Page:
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(Reid Veto/Thinkstock)
(Reid Veto/Thinkstock)

How can I break through a weight loss plateau? Add to ...

The question

My weight loss has come to a halt. How do I speed it up again?

The answer

This is a question I am asked often by my private practice clients. After losing 10 pounds or more, why do those last few seem to take forever to come off, or not come off at all?

Well, sometimes it’s because you’ve reached a plateau, despite doing everything right. If you are confident you’re following your weight loss plan as closely as you did when you were losing weight, it’s time to ramp up your exercise routine. It is not the time to cut back on your calorie intake. That’s because consuming too few calories – usually less than 1,200 per day for women – can cause your body to think it’s in starvation mode. As a result, your body holds on to every calorie, not knowing when it’s getting the next, and weight loss slows down or stops.

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Instead, beef up your exercise. If you’ve been doing the same workout routine for months, challenge your body. Consider cross training by adding different types of cardiovascular workouts to your weekly routine. Or, add an extra cardio workout each week. Or lengthen the duration off your cardio sessions. If you’re not already doing so, add strength training to your program.

Most often, however, I see sloppy mistakes get in the way of clients continuing to make progress. After achieving most of their weight loss, it’s only natural for people to feel good. Their clothes are no longer snug and they have more energy. Eventually, old habits can creep back in. Here are the strategies I share with clients who fall into this trap. I hope you might find one or two helpful!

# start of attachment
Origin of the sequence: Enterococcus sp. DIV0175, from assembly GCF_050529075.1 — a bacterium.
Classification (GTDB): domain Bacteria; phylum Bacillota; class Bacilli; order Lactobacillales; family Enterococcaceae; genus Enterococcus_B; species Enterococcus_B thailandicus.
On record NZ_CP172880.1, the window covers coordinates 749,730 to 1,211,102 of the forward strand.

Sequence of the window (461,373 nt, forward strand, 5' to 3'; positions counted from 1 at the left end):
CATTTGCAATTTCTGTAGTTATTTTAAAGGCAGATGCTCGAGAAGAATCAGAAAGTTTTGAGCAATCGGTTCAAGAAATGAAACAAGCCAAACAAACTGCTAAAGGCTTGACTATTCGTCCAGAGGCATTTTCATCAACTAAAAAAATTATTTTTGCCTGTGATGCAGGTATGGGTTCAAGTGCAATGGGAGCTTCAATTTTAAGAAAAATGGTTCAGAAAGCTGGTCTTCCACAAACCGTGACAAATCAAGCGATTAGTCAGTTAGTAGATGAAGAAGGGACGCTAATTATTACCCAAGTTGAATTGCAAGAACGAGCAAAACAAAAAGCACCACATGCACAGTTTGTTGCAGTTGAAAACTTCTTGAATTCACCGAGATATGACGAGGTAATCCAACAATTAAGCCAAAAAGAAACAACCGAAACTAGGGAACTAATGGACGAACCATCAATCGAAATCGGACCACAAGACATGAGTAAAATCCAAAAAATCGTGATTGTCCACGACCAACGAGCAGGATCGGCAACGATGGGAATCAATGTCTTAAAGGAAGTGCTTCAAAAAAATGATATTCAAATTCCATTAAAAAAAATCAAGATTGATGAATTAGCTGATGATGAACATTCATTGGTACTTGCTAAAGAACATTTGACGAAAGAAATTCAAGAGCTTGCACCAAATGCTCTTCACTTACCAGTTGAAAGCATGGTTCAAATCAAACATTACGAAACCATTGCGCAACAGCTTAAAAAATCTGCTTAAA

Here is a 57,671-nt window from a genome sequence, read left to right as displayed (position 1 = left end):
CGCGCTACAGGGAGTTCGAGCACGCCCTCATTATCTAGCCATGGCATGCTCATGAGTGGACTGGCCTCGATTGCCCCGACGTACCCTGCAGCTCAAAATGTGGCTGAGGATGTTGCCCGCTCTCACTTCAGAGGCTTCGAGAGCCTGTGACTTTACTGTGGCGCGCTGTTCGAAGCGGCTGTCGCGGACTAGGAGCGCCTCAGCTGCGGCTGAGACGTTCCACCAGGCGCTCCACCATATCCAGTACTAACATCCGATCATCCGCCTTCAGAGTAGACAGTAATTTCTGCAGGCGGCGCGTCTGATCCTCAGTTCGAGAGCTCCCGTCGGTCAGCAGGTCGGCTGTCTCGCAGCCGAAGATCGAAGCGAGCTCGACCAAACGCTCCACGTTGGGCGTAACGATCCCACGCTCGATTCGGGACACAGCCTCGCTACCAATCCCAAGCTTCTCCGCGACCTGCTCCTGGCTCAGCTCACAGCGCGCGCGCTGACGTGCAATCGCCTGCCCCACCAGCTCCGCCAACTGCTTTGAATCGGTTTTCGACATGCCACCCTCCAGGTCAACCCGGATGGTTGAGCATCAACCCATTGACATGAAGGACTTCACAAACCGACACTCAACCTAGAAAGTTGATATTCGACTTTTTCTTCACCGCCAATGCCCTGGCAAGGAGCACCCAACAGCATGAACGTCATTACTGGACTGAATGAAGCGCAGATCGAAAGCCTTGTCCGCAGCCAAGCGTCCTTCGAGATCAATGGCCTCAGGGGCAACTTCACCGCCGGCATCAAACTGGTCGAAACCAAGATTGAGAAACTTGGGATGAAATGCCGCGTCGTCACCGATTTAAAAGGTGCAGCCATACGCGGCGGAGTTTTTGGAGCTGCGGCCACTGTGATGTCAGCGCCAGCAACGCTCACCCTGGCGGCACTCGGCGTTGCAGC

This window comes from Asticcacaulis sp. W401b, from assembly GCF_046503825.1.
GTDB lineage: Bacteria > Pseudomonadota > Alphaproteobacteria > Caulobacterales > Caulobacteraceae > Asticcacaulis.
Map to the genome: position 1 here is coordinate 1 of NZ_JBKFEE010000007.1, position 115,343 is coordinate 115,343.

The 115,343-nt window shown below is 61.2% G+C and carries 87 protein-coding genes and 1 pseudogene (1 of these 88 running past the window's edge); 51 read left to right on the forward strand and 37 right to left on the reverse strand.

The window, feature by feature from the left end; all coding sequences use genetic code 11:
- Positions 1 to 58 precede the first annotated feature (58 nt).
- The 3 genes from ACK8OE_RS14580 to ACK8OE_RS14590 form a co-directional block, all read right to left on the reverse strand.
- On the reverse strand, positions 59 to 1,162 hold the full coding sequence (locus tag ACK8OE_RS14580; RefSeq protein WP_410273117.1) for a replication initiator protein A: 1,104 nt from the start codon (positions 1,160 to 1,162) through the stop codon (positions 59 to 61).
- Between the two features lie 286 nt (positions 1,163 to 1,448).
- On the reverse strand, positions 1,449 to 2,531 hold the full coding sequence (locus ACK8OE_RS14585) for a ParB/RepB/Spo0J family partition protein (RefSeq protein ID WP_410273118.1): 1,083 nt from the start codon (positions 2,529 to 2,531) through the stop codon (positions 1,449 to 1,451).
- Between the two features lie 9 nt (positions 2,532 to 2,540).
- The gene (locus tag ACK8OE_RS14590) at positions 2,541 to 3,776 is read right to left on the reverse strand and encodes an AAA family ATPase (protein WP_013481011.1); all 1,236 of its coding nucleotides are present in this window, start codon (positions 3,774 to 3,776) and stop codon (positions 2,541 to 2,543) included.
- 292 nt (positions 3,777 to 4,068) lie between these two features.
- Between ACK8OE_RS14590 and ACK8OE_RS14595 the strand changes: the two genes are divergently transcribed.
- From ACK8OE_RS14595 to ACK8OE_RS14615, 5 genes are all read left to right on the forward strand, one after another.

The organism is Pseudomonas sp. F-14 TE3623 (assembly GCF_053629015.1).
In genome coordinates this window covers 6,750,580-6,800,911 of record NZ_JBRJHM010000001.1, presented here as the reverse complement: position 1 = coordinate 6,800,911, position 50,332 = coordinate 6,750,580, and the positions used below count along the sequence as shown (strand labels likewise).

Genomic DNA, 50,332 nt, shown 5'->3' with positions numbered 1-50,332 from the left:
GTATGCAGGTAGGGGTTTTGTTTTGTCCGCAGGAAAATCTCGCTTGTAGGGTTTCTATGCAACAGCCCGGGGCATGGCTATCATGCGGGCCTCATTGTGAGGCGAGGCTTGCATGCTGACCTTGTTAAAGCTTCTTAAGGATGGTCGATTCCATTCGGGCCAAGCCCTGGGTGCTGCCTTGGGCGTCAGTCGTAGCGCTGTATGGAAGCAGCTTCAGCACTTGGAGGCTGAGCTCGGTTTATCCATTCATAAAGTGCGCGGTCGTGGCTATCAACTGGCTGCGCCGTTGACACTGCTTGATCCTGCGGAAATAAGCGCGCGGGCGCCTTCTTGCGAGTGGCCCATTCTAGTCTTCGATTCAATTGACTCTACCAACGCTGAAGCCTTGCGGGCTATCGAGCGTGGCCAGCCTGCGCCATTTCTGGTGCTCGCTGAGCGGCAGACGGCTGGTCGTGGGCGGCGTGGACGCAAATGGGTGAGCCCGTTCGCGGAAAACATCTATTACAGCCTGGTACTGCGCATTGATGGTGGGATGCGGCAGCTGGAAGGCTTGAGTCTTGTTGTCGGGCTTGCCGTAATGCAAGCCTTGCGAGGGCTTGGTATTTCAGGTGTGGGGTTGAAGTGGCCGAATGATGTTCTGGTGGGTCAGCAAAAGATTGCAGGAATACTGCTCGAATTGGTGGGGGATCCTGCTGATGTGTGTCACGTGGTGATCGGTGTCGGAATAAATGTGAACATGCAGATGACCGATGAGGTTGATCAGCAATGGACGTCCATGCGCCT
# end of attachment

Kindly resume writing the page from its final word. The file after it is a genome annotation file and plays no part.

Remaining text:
· Get back on track now, not Monday. If you slip up on your food intake at one meal, get right back on plan. Don’t berate yourself or feel guilty. As I tell my clients, one lapse won’t make any difference to the scale. But if you let those slips accumulate, they will show up.

· Measure your food. Creeping portion sizes happen so gradually that many people don’t even notice. But the scale does eventually. Refresh your memory about portion sizes. For two weeks, measure and weigh your foods again.

· Get rid of the “extras.” An extra dessert, a few tastes while making dinner, a bite or two off your kid’s plate. Those extra calories can stall your weight loss progress. Follow your meal plan more closely by resuming a food diary.

· Be consistent on the weekend. Straying from your plan on the weekend can lead to a few extra pounds on Monday morning. It’s water weight but you still end up losing ground as you chase those two or three pounds during the week. Be consistent with your eating habits on the weekend.

Send dietitian Leslie Beck your questions at dietitian@globeandmail.com. He will answer select questions, which could appear in The Globe and Mail and/or on The Globe and Mail website. Your name will not be published if your question is chosen.

The content provided in The Globe and Mail's Ask a Health Expert centre is for information purposes only and is neither intended to be relied upon nor to be a substitute for professional medical advice, diagnosis or treatment.

Follow on Twitter: @lesliebeckrd

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